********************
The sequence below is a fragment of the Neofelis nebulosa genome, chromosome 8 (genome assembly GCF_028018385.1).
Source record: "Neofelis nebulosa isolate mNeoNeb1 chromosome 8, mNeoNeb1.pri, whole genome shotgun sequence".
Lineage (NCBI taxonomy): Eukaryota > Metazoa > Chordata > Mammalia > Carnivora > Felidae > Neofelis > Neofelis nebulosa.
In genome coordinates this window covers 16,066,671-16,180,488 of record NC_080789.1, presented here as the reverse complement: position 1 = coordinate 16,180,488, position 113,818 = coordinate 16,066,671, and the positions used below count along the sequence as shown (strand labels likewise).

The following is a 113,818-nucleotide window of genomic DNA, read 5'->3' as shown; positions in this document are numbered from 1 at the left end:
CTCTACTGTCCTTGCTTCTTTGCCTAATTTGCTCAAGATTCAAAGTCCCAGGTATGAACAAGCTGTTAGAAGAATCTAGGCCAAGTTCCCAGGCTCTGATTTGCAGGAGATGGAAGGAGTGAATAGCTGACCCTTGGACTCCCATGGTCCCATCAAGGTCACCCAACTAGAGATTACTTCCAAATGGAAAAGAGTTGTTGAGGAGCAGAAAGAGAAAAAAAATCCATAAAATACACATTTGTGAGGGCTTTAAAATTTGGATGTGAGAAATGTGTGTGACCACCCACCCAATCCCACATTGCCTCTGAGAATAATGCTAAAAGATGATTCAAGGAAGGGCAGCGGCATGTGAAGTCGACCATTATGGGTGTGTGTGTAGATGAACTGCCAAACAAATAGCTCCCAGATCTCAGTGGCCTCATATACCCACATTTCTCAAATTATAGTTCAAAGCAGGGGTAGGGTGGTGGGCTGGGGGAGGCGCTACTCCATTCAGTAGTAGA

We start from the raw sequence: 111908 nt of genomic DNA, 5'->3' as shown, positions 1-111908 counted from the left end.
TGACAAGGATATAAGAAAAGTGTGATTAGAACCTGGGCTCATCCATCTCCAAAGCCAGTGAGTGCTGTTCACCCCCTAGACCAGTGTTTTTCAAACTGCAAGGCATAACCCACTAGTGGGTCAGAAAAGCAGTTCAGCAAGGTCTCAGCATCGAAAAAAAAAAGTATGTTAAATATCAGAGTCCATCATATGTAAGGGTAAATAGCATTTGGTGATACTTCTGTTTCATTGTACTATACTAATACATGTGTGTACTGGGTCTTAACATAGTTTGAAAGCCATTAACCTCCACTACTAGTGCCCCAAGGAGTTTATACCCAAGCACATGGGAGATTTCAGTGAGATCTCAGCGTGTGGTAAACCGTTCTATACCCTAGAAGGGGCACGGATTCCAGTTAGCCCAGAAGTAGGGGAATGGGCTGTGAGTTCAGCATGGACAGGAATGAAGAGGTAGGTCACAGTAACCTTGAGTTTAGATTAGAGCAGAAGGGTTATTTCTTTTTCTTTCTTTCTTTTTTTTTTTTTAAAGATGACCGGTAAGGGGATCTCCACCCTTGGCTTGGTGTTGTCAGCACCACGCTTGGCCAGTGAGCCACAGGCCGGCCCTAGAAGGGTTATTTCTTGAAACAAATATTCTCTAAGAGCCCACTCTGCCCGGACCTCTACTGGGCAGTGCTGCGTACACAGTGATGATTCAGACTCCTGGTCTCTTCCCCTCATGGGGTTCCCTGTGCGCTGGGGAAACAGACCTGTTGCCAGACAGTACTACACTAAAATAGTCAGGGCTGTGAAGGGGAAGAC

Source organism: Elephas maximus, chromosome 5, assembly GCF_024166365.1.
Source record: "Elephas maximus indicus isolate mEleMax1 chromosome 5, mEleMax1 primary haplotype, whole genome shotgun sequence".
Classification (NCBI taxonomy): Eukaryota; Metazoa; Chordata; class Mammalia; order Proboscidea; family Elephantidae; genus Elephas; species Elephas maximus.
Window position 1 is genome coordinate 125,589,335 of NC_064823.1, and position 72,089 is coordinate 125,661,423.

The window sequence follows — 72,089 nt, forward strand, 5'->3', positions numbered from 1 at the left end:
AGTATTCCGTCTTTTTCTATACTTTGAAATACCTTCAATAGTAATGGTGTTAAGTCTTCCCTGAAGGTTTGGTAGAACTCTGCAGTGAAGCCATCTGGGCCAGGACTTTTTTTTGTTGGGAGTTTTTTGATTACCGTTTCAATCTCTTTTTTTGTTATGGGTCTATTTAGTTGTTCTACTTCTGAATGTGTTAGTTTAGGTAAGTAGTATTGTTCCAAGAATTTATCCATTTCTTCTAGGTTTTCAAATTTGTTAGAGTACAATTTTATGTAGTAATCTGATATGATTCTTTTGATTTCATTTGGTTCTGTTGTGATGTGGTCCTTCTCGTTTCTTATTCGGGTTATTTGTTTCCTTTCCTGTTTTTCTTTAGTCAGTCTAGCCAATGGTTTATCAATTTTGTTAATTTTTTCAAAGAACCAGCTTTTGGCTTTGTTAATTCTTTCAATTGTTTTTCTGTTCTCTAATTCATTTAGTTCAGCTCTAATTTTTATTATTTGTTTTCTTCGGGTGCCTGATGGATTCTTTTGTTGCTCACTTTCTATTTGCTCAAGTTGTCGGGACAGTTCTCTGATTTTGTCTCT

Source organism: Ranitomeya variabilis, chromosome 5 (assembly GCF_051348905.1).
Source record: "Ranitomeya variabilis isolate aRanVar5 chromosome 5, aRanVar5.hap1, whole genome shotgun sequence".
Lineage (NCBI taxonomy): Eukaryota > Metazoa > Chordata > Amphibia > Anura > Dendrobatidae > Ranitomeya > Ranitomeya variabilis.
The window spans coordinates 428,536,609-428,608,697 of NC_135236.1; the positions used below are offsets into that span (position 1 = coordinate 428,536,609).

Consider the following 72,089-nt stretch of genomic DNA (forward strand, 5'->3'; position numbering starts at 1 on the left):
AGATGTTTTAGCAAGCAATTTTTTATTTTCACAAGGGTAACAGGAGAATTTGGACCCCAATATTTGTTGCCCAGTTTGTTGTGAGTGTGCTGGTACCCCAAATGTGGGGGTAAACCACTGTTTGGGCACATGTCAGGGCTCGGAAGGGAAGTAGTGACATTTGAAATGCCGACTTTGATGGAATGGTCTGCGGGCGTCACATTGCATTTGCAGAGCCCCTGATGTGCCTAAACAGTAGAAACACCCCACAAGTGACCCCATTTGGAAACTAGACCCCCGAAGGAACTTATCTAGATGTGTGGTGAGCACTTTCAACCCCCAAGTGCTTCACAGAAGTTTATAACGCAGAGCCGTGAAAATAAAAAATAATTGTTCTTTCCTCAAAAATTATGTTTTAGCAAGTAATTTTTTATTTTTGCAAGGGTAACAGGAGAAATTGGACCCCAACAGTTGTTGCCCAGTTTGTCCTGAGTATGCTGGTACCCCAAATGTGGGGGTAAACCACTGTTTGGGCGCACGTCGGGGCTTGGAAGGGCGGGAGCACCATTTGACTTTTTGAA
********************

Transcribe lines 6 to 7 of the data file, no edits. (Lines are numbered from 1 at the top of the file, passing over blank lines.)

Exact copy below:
CTCTACTGTCCTTGCTTCTTTGCCTAATTTGCTCAAGATTCAAAGTCCCAGGTATGAACAAGCTGTTAGAAGAATCTAGGCCAAGTTCCCAGGCTCTGATTTGCAGGAGATGGAAGGAGTGAATAGCTGACCCTTGGACTCCCATGGTCCCATCAAGGTCACCCAACTAGAGATTACTTCCAAATGGAAAAGAGTTGTTGAGGAGCAGAAAGAGAAAAAAAATCCATAAAATACACATTTGTGAGGGCTTTAAAATTTGGATGTGAGAAATGTGTGTGACCACCCACCCAATCCCACATTGCCTCTGAGAATAATGCTAAAAGATGATTCAAGGAAGGGCAGCGGCATGTGAAGTCGACCATTATGGGTGTGTGTGTAGATGAACTGCCAAACAAATAGCTCCCAGATCTCAGTGGCCTCATATACCCACATTTCTCAAATTATAGTTCAAAGCAGGGGTAGGGTGGTGGGCTGGGGGAGGCGCTACTCCATTCAGTAGTAGA

We start from the raw sequence: 111908 nt of genomic DNA, 5'->3' as shown, positions 1-111908 counted from the left end.